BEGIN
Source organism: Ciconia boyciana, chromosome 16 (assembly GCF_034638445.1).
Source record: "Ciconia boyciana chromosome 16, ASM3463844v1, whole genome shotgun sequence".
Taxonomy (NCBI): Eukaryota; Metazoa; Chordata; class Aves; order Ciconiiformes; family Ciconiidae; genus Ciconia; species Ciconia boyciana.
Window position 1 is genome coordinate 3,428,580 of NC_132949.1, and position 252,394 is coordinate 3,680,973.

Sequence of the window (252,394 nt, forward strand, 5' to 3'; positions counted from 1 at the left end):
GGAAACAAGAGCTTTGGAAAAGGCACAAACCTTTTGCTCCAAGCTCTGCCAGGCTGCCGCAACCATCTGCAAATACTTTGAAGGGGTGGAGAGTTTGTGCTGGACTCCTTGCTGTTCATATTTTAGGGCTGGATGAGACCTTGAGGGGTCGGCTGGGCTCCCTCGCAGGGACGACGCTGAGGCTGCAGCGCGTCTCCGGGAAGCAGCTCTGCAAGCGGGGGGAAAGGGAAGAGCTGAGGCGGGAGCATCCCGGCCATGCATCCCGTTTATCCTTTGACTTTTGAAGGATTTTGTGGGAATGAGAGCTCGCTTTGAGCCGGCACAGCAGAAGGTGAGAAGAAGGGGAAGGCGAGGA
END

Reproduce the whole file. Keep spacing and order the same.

Source organism: Ciconia boyciana, chromosome 16 (assembly GCF_034638445.1).
Source record: "Ciconia boyciana chromosome 16, ASM3463844v1, whole genome shotgun sequence".
Taxonomy (NCBI): Eukaryota; Metazoa; Chordata; class Aves; order Ciconiiformes; family Ciconiidae; genus Ciconia; species Ciconia boyciana.
Window position 1 is genome coordinate 3,428,580 of NC_132949.1, and position 252,394 is coordinate 3,680,973.

Sequence of the window (252,394 nt, forward strand, 5' to 3'; positions counted from 1 at the left end):
GGAAACAAGAGCTTTGGAAAAGGCACAAACCTTTTGCTCCAAGCTCTGCCAGGCTGCCGCAACCATCTGCAAATACTTTGAAGGGGTGGAGAGTTTGTGCTGGACTCCTTGCTGTTCATATTTTAGGGCTGGATGAGACCTTGAGGGGTCGGCTGGGCTCCCTCGCAGGGACGACGCTGAGGCTGCAGCGCGTCTCCGGGAAGCAGCTCTGCAAGCGGGGGGAAAGGGAAGAGCTGAGGCGGGAGCATCCCGGCCATGCATCCCGTTTATCCTTTGACTTTTGAAGGATTTTGTGGGAATGAGAGCTCGCTTTGAGCCGGCACAGCAGAAGGTGAGAAGAAGGGGAAGGCGAGGA